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The Spokesman-Review Newspaper The Spokesman-Review

Tuesday, October 15, 2019  Spokane, Washington  Est. May 19, 1883
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News >  Spokane

Gardening: Dragoon Creek homeowners create award-winning eclectic landscape

Keith and Vickie Thompson stand in their cottage garden next to one of the arbors they built out of trees from their pine thickets. (Pat Munts / The Spokesman-Review)
Keith and Vickie Thompson stand in their cottage garden next to one of the arbors they built out of trees from their pine thickets. (Pat Munts / The Spokesman-Review)

Sometimes creating a garden in our area takes a little bush whacking before the planting can begin.

Vickie and Keith Thompson created their award-winning garden after a lot of work clearing out space in 10 acres of pine thickets near Dragoon Creek in north Spokane County. Their efforts won them the June Garden of the Month Award and a place on the recent Spokane in Bloom Garden Tour. The contest and the tour are sponsored by the Inland Empire Gardeners.

The Thompsons finished building their house and moved in January 2009, just as the region was getting back on its feet after a December 2008 snowstorm. Once the snow melted they got to work clearing some of the dense stands of pine so Vickie could have the garden she had been dreaming of for years.

“I grew up on a farm with lots of animals and enjoyed doing 4-H and FFA and growing stuff. This was like coming home again to have garden space,” she said.

That first spring, Vickie started by planting roses right around the house and quickly learned that the deer loved the plants as much as she did. That meant they would have to build some fences to keep them out.

“I just realized that I would have more space to plant,” she said.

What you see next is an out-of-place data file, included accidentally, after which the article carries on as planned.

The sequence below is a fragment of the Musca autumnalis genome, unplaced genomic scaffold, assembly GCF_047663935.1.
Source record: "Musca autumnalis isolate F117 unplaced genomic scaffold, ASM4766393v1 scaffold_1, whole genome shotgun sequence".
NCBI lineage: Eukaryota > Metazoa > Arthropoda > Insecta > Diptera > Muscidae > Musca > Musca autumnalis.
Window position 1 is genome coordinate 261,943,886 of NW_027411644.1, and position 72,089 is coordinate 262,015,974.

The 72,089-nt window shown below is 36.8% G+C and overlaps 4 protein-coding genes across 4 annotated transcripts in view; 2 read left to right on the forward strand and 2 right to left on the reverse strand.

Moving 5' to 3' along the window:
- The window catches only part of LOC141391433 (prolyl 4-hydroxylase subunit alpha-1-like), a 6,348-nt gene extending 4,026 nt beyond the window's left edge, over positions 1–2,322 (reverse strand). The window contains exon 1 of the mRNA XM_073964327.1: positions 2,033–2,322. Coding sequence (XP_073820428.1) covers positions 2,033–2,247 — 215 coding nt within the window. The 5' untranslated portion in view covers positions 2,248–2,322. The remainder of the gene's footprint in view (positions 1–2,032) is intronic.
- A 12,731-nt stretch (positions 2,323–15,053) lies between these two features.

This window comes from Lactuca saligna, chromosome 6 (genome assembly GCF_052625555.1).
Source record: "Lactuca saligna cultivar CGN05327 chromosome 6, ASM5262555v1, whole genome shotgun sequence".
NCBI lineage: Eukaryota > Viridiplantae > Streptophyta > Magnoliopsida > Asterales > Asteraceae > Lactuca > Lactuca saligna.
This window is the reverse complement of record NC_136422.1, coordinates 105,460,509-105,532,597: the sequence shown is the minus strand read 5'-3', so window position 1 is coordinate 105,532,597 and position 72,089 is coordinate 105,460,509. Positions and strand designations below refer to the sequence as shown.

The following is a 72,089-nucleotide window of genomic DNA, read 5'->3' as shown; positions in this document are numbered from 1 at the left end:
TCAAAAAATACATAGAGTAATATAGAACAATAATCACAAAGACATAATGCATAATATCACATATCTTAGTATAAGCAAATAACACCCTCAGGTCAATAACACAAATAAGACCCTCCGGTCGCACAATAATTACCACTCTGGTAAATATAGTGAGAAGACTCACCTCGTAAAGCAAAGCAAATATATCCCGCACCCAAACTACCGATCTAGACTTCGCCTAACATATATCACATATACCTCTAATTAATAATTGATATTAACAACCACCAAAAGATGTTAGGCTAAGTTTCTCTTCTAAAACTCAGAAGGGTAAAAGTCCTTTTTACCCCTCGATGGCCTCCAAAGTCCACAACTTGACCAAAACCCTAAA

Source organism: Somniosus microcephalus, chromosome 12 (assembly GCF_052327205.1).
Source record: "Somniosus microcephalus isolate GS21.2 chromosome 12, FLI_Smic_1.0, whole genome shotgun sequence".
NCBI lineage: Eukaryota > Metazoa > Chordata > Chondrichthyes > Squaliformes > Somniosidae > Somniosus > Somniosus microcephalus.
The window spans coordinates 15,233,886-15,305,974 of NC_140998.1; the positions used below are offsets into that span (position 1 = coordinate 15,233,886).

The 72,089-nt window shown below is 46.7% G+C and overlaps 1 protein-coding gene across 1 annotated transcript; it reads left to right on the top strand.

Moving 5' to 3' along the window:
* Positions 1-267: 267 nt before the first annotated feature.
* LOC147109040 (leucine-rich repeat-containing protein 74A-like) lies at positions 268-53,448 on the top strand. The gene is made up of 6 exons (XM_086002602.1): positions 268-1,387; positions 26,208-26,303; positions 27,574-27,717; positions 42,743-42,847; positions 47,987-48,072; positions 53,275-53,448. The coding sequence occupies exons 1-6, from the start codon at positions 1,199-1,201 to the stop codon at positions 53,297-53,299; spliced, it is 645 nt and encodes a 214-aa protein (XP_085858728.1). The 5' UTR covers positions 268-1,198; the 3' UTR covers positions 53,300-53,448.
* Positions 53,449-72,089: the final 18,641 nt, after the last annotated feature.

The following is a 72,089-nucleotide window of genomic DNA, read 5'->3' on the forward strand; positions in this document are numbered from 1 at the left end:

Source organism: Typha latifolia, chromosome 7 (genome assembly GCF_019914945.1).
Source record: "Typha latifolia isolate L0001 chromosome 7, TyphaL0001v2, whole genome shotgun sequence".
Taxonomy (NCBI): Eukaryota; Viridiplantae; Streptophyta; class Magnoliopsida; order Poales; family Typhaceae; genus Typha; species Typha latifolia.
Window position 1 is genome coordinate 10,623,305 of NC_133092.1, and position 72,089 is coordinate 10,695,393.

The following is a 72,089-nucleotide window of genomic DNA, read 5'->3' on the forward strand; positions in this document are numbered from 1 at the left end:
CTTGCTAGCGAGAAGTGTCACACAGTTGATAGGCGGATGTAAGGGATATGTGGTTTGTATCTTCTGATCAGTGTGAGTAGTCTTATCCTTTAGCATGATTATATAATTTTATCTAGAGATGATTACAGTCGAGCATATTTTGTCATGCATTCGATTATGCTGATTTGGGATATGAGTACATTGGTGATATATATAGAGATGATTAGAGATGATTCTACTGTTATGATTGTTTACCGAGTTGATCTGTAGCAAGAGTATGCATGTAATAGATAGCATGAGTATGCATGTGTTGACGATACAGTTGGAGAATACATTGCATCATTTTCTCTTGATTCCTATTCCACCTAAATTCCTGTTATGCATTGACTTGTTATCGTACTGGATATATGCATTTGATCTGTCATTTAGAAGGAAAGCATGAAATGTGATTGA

Once the fence was up, they began planning all kinds of perennials, more roses, vines and native trees. “I pick plants up on sale and take in other people’s cast offs and just plant whatever I get with no particular theme.” While Vickie does the planting, Keith, who runs a lawn and tree service, takes care of the lawns.

As a result, the garden is a wonderfully eclectic mix that reminded me of a series of whimsical and wild cottage gardens.

At the front door, you are greeted by a cozy perennial garden that features a mix of Joe Pye weed, campanula, roses and daisies. The butterflies love the Joe Pye weed. On the porch, are several large pots of tomatoes turning red.

A walk around the house takes you through a decorative arbor to the back yard. Keith built the arbor out of some of the many long, thin pines he is clearing to improve their wildfire resistance.

In the back garden, Vicki has filled several beds with more perennials and roses that created bright and vibrant splashes of color backdropped by a cute gazebo and a purple Jackmanii clematis.

But that wasn’t enough for them. Vickie had grown up with animals and a place in the country wasn’t complete without a menagerie of chickens, turkeys, ducks, rabbits, dogs, cats and two horses.

“We enjoy having the birds around for their eggs and might eventually do some rabbit breeding,” Keith said.

With 10 acres, the Thompsons are also extending their gardens into an area they want to establish as an event center for weddings and receptions.

“The idea got started when our son asked if they could get married here and we just ran with it,” said Vickie.

Pat Munts is co-author of “Northwest Gardener’s Handbook” with Susan Mulvihill. She can be reached at

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